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Two Android adware apps with 1.5 million downloads removed from Google Play Store

Two malicious Android apps with a combined total downloads over 1.5 million times have been removed from the official Play Store after Google were informed they were serving up adware

Adware serves pop-up adverts which make money for its developers whenever the adverts are clicked. While adware is often more of an annoyance than anything else, the intrusive adverts can cause issues for users as the ads constantly run in the background, repeatedly interrupting use and draining battery.

However, the two malicious apps – Sun Pro Beauty Camera and Funny Sweet Beauty Selfie Camera, examined by researchers at Wandera – also came with a number of additional permissions that suggest that the apps could be used for more intrusive behaviour if desired.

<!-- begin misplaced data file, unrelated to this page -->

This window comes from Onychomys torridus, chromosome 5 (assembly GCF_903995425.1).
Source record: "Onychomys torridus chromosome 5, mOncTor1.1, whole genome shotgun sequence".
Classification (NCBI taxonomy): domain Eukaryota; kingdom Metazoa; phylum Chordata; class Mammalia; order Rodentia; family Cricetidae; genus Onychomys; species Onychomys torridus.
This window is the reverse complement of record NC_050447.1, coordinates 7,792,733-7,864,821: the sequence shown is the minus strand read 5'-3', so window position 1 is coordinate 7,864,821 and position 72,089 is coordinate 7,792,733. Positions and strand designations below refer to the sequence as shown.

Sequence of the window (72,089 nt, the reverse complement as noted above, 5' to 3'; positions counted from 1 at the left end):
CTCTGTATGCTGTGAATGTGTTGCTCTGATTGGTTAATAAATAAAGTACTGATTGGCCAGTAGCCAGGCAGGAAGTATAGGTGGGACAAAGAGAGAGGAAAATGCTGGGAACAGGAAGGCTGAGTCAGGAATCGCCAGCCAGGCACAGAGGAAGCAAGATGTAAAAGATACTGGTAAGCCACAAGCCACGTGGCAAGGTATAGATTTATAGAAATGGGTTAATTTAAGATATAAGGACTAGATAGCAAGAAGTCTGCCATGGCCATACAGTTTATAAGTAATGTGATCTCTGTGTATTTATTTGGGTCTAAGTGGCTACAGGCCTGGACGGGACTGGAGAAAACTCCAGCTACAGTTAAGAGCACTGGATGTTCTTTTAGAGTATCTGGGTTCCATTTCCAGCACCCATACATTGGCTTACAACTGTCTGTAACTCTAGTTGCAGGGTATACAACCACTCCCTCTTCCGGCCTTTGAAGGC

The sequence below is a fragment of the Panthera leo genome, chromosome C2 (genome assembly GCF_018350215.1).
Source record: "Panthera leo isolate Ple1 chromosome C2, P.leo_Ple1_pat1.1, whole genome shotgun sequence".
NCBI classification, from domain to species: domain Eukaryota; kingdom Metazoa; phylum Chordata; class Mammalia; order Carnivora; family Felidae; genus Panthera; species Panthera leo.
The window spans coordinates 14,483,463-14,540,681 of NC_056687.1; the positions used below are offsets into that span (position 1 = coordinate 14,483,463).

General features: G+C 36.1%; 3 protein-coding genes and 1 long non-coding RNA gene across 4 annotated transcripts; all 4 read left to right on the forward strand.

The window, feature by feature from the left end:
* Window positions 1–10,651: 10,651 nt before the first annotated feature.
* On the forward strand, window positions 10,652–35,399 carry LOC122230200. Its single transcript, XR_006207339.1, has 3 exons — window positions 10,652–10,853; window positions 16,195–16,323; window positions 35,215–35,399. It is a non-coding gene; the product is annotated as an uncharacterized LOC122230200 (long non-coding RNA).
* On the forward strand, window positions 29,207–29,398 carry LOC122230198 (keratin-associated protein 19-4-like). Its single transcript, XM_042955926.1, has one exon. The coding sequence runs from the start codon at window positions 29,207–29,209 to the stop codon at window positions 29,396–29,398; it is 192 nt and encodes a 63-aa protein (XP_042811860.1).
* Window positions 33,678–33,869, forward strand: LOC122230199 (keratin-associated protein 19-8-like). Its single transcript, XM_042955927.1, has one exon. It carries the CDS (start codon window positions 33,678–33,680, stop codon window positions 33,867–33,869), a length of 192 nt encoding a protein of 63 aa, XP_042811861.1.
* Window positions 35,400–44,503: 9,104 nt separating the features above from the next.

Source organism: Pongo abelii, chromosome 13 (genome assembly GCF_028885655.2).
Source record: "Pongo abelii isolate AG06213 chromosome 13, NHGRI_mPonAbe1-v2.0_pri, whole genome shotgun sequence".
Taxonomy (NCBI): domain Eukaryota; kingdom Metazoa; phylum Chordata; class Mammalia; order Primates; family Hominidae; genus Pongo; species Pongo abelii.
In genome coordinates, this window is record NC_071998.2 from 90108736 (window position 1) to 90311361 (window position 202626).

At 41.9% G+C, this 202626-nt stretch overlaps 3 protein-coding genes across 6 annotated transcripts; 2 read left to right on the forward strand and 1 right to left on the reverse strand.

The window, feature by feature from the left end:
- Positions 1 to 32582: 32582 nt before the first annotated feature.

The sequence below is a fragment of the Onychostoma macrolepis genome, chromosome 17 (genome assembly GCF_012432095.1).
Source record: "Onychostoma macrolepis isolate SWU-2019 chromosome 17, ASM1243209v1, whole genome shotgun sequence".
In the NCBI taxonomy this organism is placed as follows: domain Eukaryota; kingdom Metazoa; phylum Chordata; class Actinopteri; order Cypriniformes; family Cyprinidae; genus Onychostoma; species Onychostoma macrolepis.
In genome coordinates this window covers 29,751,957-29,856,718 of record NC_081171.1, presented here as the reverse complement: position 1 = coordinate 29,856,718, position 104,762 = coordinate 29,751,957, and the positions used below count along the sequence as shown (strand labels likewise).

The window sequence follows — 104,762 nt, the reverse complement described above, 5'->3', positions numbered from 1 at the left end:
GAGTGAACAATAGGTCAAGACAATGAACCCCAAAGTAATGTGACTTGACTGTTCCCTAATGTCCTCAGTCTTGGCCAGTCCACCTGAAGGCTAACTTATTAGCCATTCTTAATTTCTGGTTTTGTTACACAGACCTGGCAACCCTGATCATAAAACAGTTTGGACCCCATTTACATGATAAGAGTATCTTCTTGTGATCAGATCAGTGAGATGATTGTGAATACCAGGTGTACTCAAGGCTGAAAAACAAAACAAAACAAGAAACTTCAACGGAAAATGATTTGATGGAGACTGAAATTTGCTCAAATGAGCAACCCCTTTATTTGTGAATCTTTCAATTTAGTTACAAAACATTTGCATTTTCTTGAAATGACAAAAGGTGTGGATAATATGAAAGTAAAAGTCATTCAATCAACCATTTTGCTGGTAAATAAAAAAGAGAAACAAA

Both apps requested to record audio, allowing the app to use the microphone to listen in to anything said near the device at anytime, as well as a number of permissions that allow the app to be persistent on the device.

Sun Pro Beauty Camera was initially released in September 2017 and in its two years in the Play Store was downloaded over a million times. Funny Sweet Beauty Camera appeared in July this year and was downloaded over 500,000 times in just two months.

In both cases, the app is the only app published by the named developer, but both managed to get through vetting for Google’s official app store.

“It’s not the first time we’ve seen bad apps make it onto an official app store. Unfortunately, the vetting carried out by these official stores is largely focused on user experience,” Dan Cuddeford, director of sales engineering at Wandera told ZDNet.

“Malware authors are very clever at hiding malicious functionality but there are usually some telltale signs,” he added.

Both of the apps are packed with a Chinese tool which prevents the APK of the apps being unwrapped and analysed – and while researchers point out that this isn’t a cast-iron guarantee of ill intent due to the functionality being used by many gaming apps, its use in a simple selfie app could potentially raise questions.

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